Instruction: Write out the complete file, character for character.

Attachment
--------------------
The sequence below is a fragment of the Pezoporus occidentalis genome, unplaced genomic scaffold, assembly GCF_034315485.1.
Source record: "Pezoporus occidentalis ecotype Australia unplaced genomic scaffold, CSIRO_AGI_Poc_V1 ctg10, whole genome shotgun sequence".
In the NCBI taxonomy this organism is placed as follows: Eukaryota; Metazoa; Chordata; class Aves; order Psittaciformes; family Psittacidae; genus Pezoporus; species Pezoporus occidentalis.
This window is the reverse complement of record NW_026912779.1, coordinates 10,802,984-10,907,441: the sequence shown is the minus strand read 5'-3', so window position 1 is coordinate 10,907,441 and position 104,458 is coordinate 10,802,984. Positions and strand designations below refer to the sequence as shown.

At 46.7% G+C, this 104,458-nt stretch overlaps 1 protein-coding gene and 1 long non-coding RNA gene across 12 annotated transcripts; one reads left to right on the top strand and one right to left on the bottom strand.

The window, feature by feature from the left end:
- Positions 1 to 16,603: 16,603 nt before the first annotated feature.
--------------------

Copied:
The sequence below is a fragment of the Pezoporus occidentalis genome, unplaced genomic scaffold, assembly GCF_034315485.1.
Source record: "Pezoporus occidentalis ecotype Australia unplaced genomic scaffold, CSIRO_AGI_Poc_V1 ctg10, whole genome shotgun sequence".
In the NCBI taxonomy this organism is placed as follows: Eukaryota; Metazoa; Chordata; class Aves; order Psittaciformes; family Psittacidae; genus Pezoporus; species Pezoporus occidentalis.
This window is the reverse complement of record NW_026912779.1, coordinates 10,802,984-10,907,441: the sequence shown is the minus strand read 5'-3', so window position 1 is coordinate 10,907,441 and position 104,458 is coordinate 10,802,984. Positions and strand designations below refer to the sequence as shown.

At 46.7% G+C, this 104,458-nt stretch overlaps 1 protein-coding gene and 1 long non-coding RNA gene across 12 annotated transcripts; one reads left to right on the top strand and one right to left on the bottom strand.

The window, feature by feature from the left end:
- Positions 1 to 16,603: 16,603 nt before the first annotated feature.